Bronze stater of Theothorses (278-309 AD) with the bust of Diocletian, dated 594 BE = 297/298 AD, Bosporus Kingdom (Anokhin #742 - type with a cross on obverse)

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BACIΛEΩC ΘОΘΩPCOY, bust of King Theothorses wearing ribbon right, cross in front of the face, beaded circle / Diocletian's bust wearing wreath right, tamga-monogram at right, ΔqФ below (for 594 BE = 297/298 AD), all within a beaded circle. 19mm, 8.21 grams. Mint of Pantikapaion. Anokhin 742.

Tiberius Julius Theothorses, also known as Thothorses or Fophors (fl. second half of 3rd century died 309) was a prince and Roman Client King of the Bosporan Kingdom. Theothorses was the second-born son to the Bosporan King Teiranes and his mother was an unnamed woman. He was of Greekian and Roman ancestry. His elder brother was prince Sauromates IV, who co-ruled briefly with his father before his death in 276. In 278, during his father's reign, Theothorses was elevated by Teiranes to co-ruler. In 279, Teiranes died and Theothorses succeeded him as the sole ruler of the Bosporan Kingdom, reigning from 278 until his death around 308/309.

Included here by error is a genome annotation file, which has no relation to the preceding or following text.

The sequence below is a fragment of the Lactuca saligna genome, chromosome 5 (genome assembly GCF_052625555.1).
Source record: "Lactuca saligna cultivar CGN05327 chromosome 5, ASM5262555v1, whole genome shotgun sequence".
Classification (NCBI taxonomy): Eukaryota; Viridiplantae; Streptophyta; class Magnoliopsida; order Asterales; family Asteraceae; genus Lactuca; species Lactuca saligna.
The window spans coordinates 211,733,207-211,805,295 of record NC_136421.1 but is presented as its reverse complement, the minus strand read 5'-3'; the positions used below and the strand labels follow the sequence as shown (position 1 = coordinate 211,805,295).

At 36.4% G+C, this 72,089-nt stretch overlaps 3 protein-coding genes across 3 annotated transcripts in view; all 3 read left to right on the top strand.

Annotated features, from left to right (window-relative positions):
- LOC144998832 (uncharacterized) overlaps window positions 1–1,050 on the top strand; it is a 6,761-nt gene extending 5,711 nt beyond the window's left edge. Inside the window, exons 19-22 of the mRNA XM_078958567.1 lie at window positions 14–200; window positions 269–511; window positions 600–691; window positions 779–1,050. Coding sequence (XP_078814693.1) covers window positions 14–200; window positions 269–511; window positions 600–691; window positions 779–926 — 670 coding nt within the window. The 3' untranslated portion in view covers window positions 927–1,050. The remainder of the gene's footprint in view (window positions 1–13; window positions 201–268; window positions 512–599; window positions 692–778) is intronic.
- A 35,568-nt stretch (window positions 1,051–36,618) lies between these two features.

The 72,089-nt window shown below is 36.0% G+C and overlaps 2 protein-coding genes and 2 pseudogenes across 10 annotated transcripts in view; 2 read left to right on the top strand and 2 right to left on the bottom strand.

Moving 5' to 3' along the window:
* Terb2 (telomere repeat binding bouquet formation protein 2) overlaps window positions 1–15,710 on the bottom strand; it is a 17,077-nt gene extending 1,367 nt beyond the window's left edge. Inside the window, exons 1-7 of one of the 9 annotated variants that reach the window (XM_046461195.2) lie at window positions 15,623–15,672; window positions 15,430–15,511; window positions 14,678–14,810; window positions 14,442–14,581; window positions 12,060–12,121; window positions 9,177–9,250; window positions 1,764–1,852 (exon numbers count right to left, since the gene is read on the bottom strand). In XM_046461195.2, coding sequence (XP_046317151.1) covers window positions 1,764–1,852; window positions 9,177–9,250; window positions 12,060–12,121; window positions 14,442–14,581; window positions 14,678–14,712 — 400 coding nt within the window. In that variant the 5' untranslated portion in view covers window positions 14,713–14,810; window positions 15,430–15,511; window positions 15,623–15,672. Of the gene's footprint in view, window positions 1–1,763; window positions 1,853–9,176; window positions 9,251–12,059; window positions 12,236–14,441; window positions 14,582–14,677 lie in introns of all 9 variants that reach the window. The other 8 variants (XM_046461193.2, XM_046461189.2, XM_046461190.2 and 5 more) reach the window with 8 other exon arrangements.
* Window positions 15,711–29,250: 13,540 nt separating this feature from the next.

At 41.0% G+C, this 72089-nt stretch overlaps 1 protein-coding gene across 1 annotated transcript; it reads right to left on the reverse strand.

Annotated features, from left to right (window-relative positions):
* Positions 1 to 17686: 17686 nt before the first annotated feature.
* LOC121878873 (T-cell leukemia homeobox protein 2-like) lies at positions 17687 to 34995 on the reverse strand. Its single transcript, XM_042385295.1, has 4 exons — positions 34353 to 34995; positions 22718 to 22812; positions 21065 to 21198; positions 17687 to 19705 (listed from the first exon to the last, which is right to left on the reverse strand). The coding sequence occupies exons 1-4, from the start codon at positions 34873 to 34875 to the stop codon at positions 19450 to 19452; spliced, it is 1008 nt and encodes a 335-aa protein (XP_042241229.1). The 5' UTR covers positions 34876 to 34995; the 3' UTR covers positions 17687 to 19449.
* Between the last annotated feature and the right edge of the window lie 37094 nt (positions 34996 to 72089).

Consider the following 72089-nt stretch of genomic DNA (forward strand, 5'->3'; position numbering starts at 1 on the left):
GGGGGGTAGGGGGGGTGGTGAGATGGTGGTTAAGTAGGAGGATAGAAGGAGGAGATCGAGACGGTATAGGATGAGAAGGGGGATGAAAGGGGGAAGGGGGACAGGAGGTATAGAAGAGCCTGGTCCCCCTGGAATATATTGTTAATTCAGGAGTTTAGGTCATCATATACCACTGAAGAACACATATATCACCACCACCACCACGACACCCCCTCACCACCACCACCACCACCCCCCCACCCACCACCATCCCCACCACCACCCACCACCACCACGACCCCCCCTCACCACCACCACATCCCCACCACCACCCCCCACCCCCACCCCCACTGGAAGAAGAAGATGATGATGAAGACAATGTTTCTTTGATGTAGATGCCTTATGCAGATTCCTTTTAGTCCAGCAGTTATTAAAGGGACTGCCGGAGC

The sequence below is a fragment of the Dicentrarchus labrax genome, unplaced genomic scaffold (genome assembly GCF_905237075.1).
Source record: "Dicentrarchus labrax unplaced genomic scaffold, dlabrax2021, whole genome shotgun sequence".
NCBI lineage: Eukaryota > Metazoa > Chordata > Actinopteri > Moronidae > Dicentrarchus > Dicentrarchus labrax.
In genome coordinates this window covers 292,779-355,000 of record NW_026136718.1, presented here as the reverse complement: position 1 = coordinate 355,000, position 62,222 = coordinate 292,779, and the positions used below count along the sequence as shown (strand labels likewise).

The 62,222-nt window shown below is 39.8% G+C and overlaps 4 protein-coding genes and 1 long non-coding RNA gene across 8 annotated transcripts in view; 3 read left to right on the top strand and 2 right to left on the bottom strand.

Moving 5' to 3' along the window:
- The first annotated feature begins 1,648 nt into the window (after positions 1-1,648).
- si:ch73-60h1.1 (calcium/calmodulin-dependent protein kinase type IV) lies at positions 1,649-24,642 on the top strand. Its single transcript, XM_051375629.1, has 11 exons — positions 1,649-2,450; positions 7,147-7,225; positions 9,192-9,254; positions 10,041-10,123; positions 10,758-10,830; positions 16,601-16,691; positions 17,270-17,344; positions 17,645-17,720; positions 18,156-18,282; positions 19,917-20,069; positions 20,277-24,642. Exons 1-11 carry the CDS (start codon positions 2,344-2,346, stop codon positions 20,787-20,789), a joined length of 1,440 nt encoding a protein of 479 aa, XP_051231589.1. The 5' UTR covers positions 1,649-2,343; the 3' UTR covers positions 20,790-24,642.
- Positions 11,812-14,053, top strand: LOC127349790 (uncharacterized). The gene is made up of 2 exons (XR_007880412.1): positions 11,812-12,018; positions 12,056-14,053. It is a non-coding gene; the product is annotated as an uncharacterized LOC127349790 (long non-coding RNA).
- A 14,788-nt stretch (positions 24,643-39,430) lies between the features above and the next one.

The Bosporan Kingdom, also known as the Kingdom of the Cimmerian Bosporus, was an ancient state located in eastern Sarmatia and the Taman Peninsula, on the shores of the Cimmerian Bosporus (now known as the Strait of Kerch). It was named after the Bosphorus, also known as Istanbul Strait, a different strait that divides Asia from Europe. The Bosporan Kingdom was the longest surviving Roman client kingdom - it probably lasted until the later 4th century, when the kingdom was probably finally overrun by the Huns, who defeated the nearby Alans in 375/376 and moved rapidly westwards towards the Roman empire.

The client Kings of Bosporus minted a fascinating series of coins dated in the local era. The gold/silver/billon and copper staters showed the bust of the Roman Emperor on one side and the bust of the King of Bosporus on the other side.